From ‘Holy Mack­i­naw’ to Hall of Fame

Ottawa Citizen - - SPORTS - LANCE HORNBY lhornby@post­media.com

In the course of call­ing close to 3,200 games in about 60 old and new NHL rinks, Joe Bowen has talked up — and talked to — a lot of Hall of Fame play­ers.

This week­end, he gets to ex­pe­ri­ence a bit of their world when he joins the hall’s broad­cast­ing wing as re­cip­i­ent of the Foster He­witt Award. It was Bowen’s in­tent “not to clog up” the main event’s in­duc­tion of six play­ers and builders, but with no Maple Leafs ad­mit­ted this year and both Fri­day’s Hall of Fame Game and Mon­day’s cer­e­mony hap­pen­ing in Toronto, he has been nudged into the spot­light.

“The past few days have been so grat­i­fy­ing,” Bowen said Fri­day ahead of the Leafs-New Jersey Devils game. “So many peo­ple have been com­ing up to of­fer con­grat­u­la­tions and say, ‘I’ve lis­tened to you since I was a kid.’

“I’ve got­ten calls from long­time friends such as Joel Quen­neville, Mike Kitchen, peo­ple from the Leafs, from Sud­bury (in north­ern On­tario, where he was born and be­gan in the booth for the ju­nior Wolves). Some are com­ing to town this week­end from Hal­i­fax (where he was lured from a ra­dio sta­tion to join the Leafs in 1982), Notre Dame (as­so­ciate ath­letic di­rec­tor John Heisler is a pal) and all over the Toronto area.

“Now I know what it’s like for play­ers who come back here to play the Leafs and have to find ex­tra tick­ets for ev­ery­one.”

What mat­ters most to him is his four sons will be at his in­duc­tion cer­e­mony. His first Leaf game was Oct. 6, 1982, at the old Chicago Sta­dium. Hired so late that sum­mer by Leafs flag­ship ra­dio sta­tion CJCL in Toronto, there were no ex­hi­bi­tion games to ease his way in. His de­but was nearly scut­tled by a slow cab driver in the Windy City and a faulty con­nec­tion to the home sta­tion that was rec­ti­fied just sec­onds be­fore puck drop.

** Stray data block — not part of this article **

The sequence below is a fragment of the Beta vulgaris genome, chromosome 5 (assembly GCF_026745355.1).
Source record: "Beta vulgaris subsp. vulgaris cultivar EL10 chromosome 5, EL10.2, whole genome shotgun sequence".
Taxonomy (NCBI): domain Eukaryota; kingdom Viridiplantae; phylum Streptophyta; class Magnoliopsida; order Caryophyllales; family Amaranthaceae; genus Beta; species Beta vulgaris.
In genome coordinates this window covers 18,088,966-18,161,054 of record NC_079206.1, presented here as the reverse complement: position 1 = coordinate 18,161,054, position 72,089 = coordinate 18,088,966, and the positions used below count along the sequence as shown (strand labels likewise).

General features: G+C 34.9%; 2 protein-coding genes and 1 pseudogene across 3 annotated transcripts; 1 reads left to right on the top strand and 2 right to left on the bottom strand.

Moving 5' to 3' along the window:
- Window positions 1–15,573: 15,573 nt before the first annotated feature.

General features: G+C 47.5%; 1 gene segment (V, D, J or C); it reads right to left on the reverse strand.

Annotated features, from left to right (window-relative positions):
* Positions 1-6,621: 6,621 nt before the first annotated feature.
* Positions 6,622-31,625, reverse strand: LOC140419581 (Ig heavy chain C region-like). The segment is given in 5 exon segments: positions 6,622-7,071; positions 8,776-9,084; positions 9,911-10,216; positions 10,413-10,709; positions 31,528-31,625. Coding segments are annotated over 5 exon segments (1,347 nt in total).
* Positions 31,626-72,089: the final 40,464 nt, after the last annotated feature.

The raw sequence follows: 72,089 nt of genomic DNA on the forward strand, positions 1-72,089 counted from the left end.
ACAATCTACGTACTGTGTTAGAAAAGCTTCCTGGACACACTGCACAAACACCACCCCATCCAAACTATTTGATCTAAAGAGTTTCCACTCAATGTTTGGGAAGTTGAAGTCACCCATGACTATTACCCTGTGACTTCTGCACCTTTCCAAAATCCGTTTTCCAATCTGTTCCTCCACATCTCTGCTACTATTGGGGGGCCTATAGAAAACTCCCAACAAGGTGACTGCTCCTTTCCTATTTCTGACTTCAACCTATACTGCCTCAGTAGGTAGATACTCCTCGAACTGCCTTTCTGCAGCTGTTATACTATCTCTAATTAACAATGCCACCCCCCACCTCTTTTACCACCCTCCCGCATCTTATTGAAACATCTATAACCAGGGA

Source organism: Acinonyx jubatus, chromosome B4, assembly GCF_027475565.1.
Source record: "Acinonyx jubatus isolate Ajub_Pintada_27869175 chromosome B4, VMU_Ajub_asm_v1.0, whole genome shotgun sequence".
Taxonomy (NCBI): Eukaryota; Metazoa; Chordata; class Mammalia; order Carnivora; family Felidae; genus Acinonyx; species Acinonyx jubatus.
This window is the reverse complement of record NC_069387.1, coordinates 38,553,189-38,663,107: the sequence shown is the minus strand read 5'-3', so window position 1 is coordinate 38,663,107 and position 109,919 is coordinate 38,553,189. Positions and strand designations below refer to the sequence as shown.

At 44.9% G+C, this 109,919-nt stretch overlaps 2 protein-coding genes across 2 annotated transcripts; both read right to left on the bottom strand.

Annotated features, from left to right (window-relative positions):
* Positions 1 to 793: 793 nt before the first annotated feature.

But from there, Bowen had a front seat to the wild Leafs era in which just about ev­ery­thing hap­pened ex­cept a Stan­ley Cup. Bowen sur­vived the surly Harold Bal­lard, many white-knuckle plane trips, a se­ries of un­pre­dictable colour an­a­lysts from Bill Wat­ters to Jim Ralph and a few brushes with get­ting fired.

There were the fight-filled (Chuck) Nor­ris Divi­sion games, late-game blown leads, 10-goal losses, icy mid-win­ter treks through Min­nesota and a chair thrown at the Leafs booth by the late Blues gen­eral man­ager Ron Caron. Bowen was con­scripted to carry Bal­lard’s girl­friend’s lug­gage and be­ing with them 24/7 meant late nights, early flights and trips where play­ers were badly in­jured, traded or ar­rested.

Work­ing ra­dio and TV, he has seen the worst, mostly in the ’80s, and three sep­a­rate res­ur­rec­tions un­der coaches Pat Burns, Pat Quinn and now Mike Bab­cock. He has bel­lowed about 50 goals by Rick Vaive, 500 by

Mats Sundin and four in Aus­ton Matthews’ de­but. There was Nik Borschevsky’s tip, Doug Gilmour’s wrap­around, waf­fles and sweaters thrown on the ice in dis­gust, the Maple Leaf Gar­dens’ clos­ing and the Air Canada Cen­tre open­ing its doors be­fore be­ing re-chris­tened as Sco­tia­bank Arena.

In this in­ter­net era, he could get a hello in the midst of a game from Scot­land to Sri Lanka, some­one with a Leaf sweater fol­low­ing him on a new-me­dia plat­form.

“It’s the best job in the world and all I do is tell peo­ple where the puck is,” said the 67-yearold, who just signed a five-year ex­ten­sion. “What I re­ally can’t get over is that I’m get­ting an award named for the guy whose chair I now sit in. Foster was an idol to so many.”

He­witt’s voice echoed through the Bowen home. His par­ents Joe Sr. and Edith stoked his love of hockey when he was just two weeks old.

“I’m told my mother sat me by the ra­dio to hear Bill Bar­ilko’s (1951 Cup-win­ning) over­time goal. It was my fa­ther who was al­ways say­ing ‘Holy Mack­i­naw!’ around the house in­stead of me hear­ing him swear.”

That be­came Bowen’s sig­na­ture for a goal or big save, though he’s yet to meld it to the Cup-clinch­ing count­down he hopes to re­cite one day in a mid-June broad­cast. Like many fans who’ve dreamed more than half a cen­tury for such an event, Bowen said his par­ents’ Leafs loy­alty will be run­ning through his mind that night, what­ever comes out of his mouth.

POST­MEDIA/FILES

Leafs an­nouncer Joe Bowen will be in­ducted Mon­day into the Hockey Hall of Fame.

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